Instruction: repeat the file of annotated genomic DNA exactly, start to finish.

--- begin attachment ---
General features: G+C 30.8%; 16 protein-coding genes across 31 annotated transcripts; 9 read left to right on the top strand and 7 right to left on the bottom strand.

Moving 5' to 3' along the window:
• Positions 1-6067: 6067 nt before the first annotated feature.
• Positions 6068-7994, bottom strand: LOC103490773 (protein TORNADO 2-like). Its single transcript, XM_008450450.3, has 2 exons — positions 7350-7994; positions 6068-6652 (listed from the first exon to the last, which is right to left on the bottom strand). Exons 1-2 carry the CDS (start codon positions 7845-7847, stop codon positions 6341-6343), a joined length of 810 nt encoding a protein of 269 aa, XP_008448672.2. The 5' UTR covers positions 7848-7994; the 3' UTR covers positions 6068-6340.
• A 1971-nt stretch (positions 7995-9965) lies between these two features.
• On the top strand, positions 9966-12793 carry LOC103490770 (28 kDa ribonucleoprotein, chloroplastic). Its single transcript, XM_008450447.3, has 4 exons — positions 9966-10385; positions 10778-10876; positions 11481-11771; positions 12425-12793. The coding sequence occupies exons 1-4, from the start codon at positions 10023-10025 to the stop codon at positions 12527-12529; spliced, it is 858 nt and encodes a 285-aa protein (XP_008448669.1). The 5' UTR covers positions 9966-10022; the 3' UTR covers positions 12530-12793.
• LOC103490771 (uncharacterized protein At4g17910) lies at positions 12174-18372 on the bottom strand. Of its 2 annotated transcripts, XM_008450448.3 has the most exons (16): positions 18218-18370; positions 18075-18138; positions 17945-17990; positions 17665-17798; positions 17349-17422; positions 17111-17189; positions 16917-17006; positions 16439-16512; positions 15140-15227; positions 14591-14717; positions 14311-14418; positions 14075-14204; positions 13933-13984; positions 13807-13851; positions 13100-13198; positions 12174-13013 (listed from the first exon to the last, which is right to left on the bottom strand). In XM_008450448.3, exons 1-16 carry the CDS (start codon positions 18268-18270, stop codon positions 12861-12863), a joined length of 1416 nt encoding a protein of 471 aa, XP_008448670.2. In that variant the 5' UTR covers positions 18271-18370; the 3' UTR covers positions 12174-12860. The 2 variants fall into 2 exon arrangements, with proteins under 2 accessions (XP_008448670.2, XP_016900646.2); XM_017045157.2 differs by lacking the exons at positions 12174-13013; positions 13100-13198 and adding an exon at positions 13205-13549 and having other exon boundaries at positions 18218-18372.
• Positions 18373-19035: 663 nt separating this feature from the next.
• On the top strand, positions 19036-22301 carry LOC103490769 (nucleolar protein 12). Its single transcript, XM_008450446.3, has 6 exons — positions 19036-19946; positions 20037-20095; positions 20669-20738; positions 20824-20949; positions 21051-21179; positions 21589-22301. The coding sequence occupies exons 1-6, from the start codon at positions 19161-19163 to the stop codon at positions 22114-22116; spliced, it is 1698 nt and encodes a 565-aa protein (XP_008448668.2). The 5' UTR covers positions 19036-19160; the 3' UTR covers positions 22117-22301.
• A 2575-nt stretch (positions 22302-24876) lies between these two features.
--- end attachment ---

General features: G+C 30.8%; 16 protein-coding genes across 31 annotated transcripts; 9 read left to right on the top strand and 7 right to left on the bottom strand.

Moving 5' to 3' along the window:
• Positions 1-6067: 6067 nt before the first annotated feature.
• Positions 6068-7994, bottom strand: LOC103490773 (protein TORNADO 2-like). Its single transcript, XM_008450450.3, has 2 exons — positions 7350-7994; positions 6068-6652 (listed from the first exon to the last, which is right to left on the bottom strand). Exons 1-2 carry the CDS (start codon positions 7845-7847, stop codon positions 6341-6343), a joined length of 810 nt encoding a protein of 269 aa, XP_008448672.2. The 5' UTR covers positions 7848-7994; the 3' UTR covers positions 6068-6340.
• A 1971-nt stretch (positions 7995-9965) lies between these two features.
• On the top strand, positions 9966-12793 carry LOC103490770 (28 kDa ribonucleoprotein, chloroplastic). Its single transcript, XM_008450447.3, has 4 exons — positions 9966-10385; positions 10778-10876; positions 11481-11771; positions 12425-12793. The coding sequence occupies exons 1-4, from the start codon at positions 10023-10025 to the stop codon at positions 12527-12529; spliced, it is 858 nt and encodes a 285-aa protein (XP_008448669.1). The 5' UTR covers positions 9966-10022; the 3' UTR covers positions 12530-12793.
• LOC103490771 (uncharacterized protein At4g17910) lies at positions 12174-18372 on the bottom strand. Of its 2 annotated transcripts, XM_008450448.3 has the most exons (16): positions 18218-18370; positions 18075-18138; positions 17945-17990; positions 17665-17798; positions 17349-17422; positions 17111-17189; positions 16917-17006; positions 16439-16512; positions 15140-15227; positions 14591-14717; positions 14311-14418; positions 14075-14204; positions 13933-13984; positions 13807-13851; positions 13100-13198; positions 12174-13013 (listed from the first exon to the last, which is right to left on the bottom strand). In XM_008450448.3, exons 1-16 carry the CDS (start codon positions 18268-18270, stop codon positions 12861-12863), a joined length of 1416 nt encoding a protein of 471 aa, XP_008448670.2. In that variant the 5' UTR covers positions 18271-18370; the 3' UTR covers positions 12174-12860. The 2 variants fall into 2 exon arrangements, with proteins under 2 accessions (XP_008448670.2, XP_016900646.2); XM_017045157.2 differs by lacking the exons at positions 12174-13013; positions 13100-13198 and adding an exon at positions 13205-13549 and having other exon boundaries at positions 18218-18372.
• Positions 18373-19035: 663 nt separating this feature from the next.
• On the top strand, positions 19036-22301 carry LOC103490769 (nucleolar protein 12). Its single transcript, XM_008450446.3, has 6 exons — positions 19036-19946; positions 20037-20095; positions 20669-20738; positions 20824-20949; positions 21051-21179; positions 21589-22301. The coding sequence occupies exons 1-6, from the start codon at positions 19161-19163 to the stop codon at positions 22114-22116; spliced, it is 1698 nt and encodes a 565-aa protein (XP_008448668.2). The 5' UTR covers positions 19036-19160; the 3' UTR covers positions 22117-22301.
• A 2575-nt stretch (positions 22302-24876) lies between these two features.